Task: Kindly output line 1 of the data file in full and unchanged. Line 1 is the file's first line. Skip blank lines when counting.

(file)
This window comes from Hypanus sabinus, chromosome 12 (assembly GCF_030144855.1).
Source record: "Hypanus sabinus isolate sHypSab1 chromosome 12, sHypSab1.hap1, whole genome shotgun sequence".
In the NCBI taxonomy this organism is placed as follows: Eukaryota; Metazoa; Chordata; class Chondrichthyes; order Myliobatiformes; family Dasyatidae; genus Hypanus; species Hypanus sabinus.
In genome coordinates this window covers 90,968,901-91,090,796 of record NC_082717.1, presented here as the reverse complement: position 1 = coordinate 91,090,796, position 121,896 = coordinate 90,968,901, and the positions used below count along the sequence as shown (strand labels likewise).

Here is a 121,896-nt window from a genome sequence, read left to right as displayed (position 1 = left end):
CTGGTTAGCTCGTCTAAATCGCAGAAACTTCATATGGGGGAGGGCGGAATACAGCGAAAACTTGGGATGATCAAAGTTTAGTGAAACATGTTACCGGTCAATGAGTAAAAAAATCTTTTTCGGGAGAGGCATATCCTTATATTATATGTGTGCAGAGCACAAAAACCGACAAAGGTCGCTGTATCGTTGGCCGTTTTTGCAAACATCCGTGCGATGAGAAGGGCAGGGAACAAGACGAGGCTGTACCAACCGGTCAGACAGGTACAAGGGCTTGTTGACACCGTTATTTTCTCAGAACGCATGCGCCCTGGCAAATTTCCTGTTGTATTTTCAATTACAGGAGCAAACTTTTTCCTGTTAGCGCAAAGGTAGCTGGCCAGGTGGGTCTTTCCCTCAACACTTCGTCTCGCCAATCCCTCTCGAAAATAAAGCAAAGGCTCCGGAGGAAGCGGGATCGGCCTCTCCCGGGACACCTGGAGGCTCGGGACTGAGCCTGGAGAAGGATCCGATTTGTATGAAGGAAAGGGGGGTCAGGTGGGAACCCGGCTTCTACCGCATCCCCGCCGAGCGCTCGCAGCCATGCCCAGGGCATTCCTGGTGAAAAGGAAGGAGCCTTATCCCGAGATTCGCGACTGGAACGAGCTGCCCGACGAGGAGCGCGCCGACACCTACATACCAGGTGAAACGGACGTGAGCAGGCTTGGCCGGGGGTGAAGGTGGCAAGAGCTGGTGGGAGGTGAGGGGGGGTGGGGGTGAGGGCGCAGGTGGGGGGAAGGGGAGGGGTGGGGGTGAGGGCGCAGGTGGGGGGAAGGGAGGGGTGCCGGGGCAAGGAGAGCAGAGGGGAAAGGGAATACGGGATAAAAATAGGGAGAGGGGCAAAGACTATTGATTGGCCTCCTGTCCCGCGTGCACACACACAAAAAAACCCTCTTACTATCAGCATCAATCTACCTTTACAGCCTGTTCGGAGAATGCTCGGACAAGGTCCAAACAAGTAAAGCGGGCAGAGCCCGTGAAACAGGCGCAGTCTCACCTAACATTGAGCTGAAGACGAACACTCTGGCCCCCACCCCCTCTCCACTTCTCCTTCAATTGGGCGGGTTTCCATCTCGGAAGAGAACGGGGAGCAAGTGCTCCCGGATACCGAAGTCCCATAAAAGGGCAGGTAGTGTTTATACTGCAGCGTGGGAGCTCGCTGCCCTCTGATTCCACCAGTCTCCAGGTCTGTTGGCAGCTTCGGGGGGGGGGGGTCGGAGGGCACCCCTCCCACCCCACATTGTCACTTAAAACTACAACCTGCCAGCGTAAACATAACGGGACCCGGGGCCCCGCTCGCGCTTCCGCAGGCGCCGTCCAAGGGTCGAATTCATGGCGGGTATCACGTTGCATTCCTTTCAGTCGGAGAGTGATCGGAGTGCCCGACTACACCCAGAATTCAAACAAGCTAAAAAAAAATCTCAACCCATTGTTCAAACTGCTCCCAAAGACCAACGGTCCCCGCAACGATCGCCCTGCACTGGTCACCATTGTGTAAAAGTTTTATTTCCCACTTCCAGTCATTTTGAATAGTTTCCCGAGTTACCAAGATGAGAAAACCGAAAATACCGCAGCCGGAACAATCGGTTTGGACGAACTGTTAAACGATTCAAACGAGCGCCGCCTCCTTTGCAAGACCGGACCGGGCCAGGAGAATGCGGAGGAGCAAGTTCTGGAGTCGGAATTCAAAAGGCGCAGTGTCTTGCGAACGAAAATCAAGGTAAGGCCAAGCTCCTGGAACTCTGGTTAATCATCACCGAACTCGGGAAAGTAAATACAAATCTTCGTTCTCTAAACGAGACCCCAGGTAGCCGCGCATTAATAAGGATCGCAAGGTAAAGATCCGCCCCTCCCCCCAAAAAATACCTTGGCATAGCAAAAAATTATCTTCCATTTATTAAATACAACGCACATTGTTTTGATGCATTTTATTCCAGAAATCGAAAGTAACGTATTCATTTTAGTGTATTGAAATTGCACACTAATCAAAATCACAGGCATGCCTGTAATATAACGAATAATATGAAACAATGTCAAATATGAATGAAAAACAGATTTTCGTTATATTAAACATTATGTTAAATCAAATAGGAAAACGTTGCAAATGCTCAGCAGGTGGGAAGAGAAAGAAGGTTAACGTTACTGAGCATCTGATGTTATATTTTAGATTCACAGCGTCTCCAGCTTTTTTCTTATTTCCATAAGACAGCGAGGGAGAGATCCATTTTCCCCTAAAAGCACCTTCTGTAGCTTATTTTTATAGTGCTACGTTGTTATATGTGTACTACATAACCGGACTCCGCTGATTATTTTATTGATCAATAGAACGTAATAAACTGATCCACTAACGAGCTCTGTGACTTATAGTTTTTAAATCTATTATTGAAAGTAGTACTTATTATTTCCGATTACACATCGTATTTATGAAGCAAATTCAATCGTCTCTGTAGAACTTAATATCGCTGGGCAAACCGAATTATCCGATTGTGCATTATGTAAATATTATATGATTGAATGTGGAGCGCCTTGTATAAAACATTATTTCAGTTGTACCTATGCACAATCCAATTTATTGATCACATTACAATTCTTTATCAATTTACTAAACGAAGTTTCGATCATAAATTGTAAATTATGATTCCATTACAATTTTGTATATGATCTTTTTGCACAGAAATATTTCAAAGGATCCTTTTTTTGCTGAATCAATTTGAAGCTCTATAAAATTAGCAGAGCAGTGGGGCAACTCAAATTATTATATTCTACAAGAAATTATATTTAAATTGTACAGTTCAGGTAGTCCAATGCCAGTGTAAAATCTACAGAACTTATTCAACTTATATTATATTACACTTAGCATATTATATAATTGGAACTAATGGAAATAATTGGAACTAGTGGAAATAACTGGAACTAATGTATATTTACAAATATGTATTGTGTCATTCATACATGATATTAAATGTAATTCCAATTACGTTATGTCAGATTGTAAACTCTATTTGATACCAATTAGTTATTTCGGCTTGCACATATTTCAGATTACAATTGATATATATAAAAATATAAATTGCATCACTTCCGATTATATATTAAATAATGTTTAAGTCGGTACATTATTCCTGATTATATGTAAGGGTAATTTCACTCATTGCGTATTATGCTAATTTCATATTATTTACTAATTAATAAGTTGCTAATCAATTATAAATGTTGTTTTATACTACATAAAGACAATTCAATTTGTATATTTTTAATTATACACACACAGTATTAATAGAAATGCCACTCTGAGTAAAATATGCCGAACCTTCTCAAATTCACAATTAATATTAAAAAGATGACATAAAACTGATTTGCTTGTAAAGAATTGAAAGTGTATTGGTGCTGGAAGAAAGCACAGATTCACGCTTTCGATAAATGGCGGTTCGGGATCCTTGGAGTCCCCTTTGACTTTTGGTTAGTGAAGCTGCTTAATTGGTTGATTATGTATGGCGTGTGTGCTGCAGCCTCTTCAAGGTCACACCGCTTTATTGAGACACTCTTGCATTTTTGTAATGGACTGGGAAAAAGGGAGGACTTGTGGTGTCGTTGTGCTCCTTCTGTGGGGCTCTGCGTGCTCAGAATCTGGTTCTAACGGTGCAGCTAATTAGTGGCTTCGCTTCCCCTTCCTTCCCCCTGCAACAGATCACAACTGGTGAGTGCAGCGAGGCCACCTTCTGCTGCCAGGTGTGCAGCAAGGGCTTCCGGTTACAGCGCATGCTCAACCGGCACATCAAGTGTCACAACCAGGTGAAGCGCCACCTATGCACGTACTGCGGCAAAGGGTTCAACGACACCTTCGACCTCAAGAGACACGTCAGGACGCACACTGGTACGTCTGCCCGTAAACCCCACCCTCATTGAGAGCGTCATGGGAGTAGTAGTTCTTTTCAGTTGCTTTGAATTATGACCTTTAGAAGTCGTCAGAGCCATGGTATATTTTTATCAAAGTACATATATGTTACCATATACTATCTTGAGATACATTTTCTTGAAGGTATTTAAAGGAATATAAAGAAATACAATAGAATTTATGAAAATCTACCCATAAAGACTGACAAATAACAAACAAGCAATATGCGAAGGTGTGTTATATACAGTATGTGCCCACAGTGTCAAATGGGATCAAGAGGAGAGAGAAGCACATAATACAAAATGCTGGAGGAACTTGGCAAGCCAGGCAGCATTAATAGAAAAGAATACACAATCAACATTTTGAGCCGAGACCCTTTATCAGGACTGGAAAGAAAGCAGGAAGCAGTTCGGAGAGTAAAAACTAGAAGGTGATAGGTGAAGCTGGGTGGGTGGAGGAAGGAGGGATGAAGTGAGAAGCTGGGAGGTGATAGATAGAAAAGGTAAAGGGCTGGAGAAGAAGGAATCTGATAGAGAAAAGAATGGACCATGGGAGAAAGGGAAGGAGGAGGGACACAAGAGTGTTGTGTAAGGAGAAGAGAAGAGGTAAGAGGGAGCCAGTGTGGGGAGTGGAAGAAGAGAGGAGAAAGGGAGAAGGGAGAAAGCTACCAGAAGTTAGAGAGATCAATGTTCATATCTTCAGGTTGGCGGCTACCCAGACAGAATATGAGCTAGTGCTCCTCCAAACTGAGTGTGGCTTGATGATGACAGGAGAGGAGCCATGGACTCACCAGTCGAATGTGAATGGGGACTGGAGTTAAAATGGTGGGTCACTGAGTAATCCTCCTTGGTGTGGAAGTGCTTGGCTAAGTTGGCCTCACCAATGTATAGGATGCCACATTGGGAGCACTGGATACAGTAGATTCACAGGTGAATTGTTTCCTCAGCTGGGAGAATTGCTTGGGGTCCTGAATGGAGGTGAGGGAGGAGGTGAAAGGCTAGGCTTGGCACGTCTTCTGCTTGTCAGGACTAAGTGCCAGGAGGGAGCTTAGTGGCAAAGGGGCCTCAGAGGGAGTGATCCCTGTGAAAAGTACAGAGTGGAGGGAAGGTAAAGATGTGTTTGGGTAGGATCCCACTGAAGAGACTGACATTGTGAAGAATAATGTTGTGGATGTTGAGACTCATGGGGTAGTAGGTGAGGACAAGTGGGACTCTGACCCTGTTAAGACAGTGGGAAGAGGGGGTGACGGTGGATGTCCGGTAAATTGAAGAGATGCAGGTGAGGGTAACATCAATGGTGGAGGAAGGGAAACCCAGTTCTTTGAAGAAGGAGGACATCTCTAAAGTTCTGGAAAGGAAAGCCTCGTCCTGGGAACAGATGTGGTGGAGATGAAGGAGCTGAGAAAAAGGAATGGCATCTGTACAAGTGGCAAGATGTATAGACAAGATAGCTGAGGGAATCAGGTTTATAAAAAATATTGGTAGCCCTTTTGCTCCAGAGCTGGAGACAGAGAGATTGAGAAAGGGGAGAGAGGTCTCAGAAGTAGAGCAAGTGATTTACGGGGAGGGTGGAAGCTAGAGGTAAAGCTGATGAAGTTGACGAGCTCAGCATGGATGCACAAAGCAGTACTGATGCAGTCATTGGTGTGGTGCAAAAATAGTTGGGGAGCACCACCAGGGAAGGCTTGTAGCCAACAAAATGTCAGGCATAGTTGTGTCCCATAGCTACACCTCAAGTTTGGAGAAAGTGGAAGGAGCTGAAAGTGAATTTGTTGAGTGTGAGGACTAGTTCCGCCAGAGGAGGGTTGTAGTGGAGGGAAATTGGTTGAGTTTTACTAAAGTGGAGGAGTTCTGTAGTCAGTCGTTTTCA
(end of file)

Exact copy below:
This window comes from Hypanus sabinus, chromosome 12 (assembly GCF_030144855.1).